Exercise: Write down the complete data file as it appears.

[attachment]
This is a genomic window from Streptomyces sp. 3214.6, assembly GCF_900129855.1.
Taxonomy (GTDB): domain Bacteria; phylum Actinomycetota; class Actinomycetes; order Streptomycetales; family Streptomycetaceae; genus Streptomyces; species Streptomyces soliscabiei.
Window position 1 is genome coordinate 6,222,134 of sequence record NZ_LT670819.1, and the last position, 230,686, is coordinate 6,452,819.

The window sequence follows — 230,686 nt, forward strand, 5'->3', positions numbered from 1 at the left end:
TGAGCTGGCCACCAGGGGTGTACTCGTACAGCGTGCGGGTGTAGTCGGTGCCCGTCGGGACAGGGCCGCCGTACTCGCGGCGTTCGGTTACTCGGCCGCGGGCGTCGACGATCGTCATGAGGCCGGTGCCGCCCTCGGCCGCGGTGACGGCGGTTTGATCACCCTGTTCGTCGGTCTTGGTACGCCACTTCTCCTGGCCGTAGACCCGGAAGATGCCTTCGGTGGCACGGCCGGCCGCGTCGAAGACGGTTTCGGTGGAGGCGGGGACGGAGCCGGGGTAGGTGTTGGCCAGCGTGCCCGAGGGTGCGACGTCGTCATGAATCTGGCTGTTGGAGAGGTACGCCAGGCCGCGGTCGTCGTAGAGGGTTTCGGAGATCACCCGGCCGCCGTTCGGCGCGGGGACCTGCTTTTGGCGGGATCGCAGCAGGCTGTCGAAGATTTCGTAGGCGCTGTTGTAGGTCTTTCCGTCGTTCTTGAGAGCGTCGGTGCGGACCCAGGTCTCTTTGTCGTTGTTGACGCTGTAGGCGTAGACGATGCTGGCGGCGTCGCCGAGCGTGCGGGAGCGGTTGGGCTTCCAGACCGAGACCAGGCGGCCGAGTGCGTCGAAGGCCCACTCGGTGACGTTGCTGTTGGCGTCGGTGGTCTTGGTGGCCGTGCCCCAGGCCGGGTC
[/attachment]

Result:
This is a genomic window from Streptomyces sp. 3214.6, assembly GCF_900129855.1.
Taxonomy (GTDB): domain Bacteria; phylum Actinomycetota; class Actinomycetes; order Streptomycetales; family Streptomycetaceae; genus Streptomyces; species Streptomyces soliscabiei.
Window position 1 is genome coordinate 6,222,134 of sequence record NZ_LT670819.1, and the last position, 230,686, is coordinate 6,452,819.

The window sequence follows — 230,686 nt, forward strand, 5'->3', positions numbered from 1 at the left end:
TGAGCTGGCCACCAGGGGTGTACTCGTACAGCGTGCGGGTGTAGTCGGTGCCCGTCGGGACAGGGCCGCCGTACTCGCGGCGTTCGGTTACTCGGCCGCGGGCGTCGACGATCGTCATGAGGCCGGTGCCGCCCTCGGCCGCGGTGACGGCGGTTTGATCACCCTGTTCGTCGGTCTTGGTACGCCACTTCTCCTGGCCGTAGACCCGGAAGATGCCTTCGGTGGCACGGCCGGCCGCGTCGAAGACGGTTTCGGTGGAGGCGGGGACGGAGCCGGGGTAGGTGTTGGCCAGCGTGCCCGAGGGTGCGACGTCGTCATGAATCTGGCTGTTGGAGAGGTACGCCAGGCCGCGGTCGTCGTAGAGGGTTTCGGAGATCACCCGGCCGCCGTTCGGCGCGGGGACCTGCTTTTGGCGGGATCGCAGCAGGCTGTCGAAGATTTCGTAGGCGCTGTTGTAGGTCTTTCCGTCGTTCTTGAGAGCGTCGGTGCGGACCCAGGTCTCTTTGTCGTTGTTGACGCTGTAGGCGTAGACGATGCTGGCGGCGTCGCCGAGCGTGCGGGAGCGGTTGGGCTTCCAGACCGAGACCAGGCGGCCGAGTGCGTCGAAGGCCCACTCGGTGACGTTGCTGTTGGCGTCGGTGGTCTTGGTGGCCGTGCCCCAGGCCGGGTC